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Charles Kennedy

Charles Kennedy

Charles is a writer for Oilprice.com

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Driving Doldrums: Gas Prices on the Rise - Again

Here we go again—US gas prices are increasing, with AAA putting the average price at around $3.50+, and drivers wondering if they’ll ever figure out how to predict prices at the pump. They won’t--because even analysts find it challenging.

Let’s try to simplify, if only to demonstrate why it’s impossible to predict gas prices.

First of all, gas prices rise along with the price of oil, which itself is driven by a number of things, from basic supply and demand to Wall Street speculation and unrest in the Middle East--just for starters.

From December to January, the price of oil increased 10%. According to the US Energy Information Administration (EIA), the price of crude oil accounts for 68% of the price of one gallon of gas. So oil prices are your biggest factor in attempting to determine fluctuations in gas prices. 

Related Articles: 2013: Cheapest Gas in 4 Years?

The other determiners include taxes, the cost of refining gas and marketing and distribution prices. Here, refineries play a key role but only insofar as speculators respond to refiners’ actions. About this time every year, some refineries go offline in order to adjust refining operations for “summer gas”, which is refined differently in order to prevent smog that is more easily accumulated in warmer weather. This happens every year, of course, but the recent trend is for speculators to respond to it earlier each year. 

But it is the price of oil that contributes to the bulk of the fluctuations in gas prices, and it is production (supply and demand) and speculation that drive oil prices more than anything.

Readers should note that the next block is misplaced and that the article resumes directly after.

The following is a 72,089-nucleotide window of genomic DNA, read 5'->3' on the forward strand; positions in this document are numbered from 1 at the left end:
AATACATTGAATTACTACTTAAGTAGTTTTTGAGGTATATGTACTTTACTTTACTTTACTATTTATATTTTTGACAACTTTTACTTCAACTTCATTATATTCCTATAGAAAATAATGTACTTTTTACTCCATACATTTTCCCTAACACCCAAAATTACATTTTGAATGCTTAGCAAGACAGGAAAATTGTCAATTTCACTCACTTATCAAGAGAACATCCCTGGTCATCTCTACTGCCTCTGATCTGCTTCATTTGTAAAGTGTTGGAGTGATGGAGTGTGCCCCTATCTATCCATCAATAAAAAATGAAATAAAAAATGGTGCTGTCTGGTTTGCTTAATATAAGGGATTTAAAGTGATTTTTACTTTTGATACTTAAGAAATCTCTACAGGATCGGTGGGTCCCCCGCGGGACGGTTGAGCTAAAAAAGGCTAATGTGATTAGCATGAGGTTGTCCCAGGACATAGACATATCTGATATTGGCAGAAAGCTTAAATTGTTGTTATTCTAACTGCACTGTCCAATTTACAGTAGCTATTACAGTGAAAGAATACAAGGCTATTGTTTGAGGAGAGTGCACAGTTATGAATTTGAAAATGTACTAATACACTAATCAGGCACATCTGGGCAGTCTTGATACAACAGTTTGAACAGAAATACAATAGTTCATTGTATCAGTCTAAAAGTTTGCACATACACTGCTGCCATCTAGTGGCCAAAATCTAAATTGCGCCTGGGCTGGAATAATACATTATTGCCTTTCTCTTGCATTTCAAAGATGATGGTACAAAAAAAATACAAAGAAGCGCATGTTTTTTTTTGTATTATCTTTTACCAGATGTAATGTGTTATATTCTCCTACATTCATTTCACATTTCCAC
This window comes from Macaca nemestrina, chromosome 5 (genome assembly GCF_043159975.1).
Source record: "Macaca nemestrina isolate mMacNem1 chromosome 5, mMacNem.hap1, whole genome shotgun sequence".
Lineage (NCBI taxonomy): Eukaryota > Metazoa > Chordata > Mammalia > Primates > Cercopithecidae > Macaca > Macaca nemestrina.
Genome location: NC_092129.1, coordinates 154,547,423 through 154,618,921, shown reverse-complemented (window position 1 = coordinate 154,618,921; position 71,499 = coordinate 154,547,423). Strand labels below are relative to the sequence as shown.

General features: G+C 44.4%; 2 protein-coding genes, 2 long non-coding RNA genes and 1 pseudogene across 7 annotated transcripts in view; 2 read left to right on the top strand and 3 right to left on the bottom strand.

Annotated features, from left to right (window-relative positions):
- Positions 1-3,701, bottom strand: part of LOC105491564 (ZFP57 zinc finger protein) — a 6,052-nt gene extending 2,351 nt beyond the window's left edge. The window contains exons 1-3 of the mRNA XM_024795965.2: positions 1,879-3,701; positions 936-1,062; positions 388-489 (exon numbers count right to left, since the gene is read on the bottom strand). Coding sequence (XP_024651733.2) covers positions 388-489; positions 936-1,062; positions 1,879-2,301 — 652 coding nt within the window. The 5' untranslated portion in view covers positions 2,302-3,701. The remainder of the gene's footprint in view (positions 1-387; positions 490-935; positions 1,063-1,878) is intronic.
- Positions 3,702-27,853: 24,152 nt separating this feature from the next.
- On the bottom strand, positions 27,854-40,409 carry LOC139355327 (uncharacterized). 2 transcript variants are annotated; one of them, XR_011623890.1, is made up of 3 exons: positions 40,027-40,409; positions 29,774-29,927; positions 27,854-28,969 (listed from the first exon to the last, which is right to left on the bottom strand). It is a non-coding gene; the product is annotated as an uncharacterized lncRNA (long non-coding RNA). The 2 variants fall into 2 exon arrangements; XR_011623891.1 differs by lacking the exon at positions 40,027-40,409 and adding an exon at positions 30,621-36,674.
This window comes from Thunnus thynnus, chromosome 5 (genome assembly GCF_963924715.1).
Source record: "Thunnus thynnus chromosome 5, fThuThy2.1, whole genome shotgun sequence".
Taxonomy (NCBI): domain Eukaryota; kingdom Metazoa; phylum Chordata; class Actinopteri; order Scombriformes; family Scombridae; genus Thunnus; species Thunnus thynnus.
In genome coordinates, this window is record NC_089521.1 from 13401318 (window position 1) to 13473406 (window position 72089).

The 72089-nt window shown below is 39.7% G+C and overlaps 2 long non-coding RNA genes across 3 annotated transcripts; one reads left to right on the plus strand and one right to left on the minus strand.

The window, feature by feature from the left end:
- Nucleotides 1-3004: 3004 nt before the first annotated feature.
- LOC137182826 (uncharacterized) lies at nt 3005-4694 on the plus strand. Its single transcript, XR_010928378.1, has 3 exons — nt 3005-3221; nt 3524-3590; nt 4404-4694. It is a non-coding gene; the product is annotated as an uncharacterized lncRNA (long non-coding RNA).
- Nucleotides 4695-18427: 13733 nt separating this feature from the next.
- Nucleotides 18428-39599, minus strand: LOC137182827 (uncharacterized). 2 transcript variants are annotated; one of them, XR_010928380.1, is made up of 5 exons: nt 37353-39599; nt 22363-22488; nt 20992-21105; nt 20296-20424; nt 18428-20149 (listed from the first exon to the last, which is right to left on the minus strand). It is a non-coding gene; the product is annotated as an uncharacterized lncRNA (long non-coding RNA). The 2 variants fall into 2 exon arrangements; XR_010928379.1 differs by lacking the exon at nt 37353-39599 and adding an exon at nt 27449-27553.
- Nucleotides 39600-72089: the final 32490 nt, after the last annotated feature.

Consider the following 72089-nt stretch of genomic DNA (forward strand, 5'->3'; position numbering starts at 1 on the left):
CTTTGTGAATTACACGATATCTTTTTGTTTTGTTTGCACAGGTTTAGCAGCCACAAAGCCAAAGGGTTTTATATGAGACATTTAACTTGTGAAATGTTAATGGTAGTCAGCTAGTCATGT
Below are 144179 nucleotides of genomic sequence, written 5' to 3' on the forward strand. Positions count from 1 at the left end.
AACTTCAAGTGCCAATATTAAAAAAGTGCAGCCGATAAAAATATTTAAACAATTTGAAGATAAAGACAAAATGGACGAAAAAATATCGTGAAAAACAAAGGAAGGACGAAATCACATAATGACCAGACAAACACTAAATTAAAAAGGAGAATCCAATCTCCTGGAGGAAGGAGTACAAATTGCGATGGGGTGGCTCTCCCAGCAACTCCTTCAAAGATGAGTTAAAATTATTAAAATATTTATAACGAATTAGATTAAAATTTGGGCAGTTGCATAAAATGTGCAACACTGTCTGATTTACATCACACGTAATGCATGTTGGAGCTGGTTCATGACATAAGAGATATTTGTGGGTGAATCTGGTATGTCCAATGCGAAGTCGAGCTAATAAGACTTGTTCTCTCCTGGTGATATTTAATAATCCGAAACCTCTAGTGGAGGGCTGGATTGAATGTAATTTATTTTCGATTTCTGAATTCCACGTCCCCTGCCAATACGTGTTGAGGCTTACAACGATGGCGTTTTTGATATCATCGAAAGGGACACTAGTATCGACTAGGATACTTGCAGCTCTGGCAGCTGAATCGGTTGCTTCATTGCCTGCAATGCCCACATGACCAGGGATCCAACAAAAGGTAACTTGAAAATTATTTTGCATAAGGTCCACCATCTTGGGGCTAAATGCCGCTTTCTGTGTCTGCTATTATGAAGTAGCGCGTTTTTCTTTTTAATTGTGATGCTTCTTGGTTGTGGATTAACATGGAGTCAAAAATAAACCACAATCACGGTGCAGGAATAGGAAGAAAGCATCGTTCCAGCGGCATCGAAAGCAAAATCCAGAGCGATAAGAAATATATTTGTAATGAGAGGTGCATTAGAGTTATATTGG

On the production side of this equation, the last several months have seen OPEC lower production by some 1 million barrels per day.

Speculators are the US drivers’ biggest nightmare. Oil prices are set in the futures market through contracts that give traders the right to purchase oil by the barrel at a predefined price on a predefined future date. This is the speculators’ playground.

Speculators bid on oil futures contracts and these aren’t just individuals—this has metamorphosed into something much bigger, with institutional investors now in the game, including pension and endowment funds. Wall Street speculators are believed to contribute much to the short-term swings in oil prices, as they trade oil futures for short periods of time, for fast profit.

Related Articles: Why U.S. Energy Independence Means Pump Pain

So what will you pay for gas this year, overall? Analysts think the overall average will be a bit lower than last year, but one should take care when speculating on the speculators. Speculation aside, one can only hope that prices will be at least balanced out by economic expansion and increased US oil production. The overall picture emerging is that while gas prices may not be as high as they were last year, they won’t be decreasing by any significant amount. 

For Americans—who spent almost $3,000 on gas last year, per household—this is unacceptable, even though this represents an average 4% of daily income that is well below the average 6% spent by Western European consumers. Or consider China, where one gallon of gas costs the average person about 30% of his or her daily income.


Americans find this hard to swallow because this average represents a doubling in 10 years, and it’s not because they’re using more gas. 

The good news is that when gas prices increase it generally indicates an improving economy.

By Charles Kennedy for Oilprice.com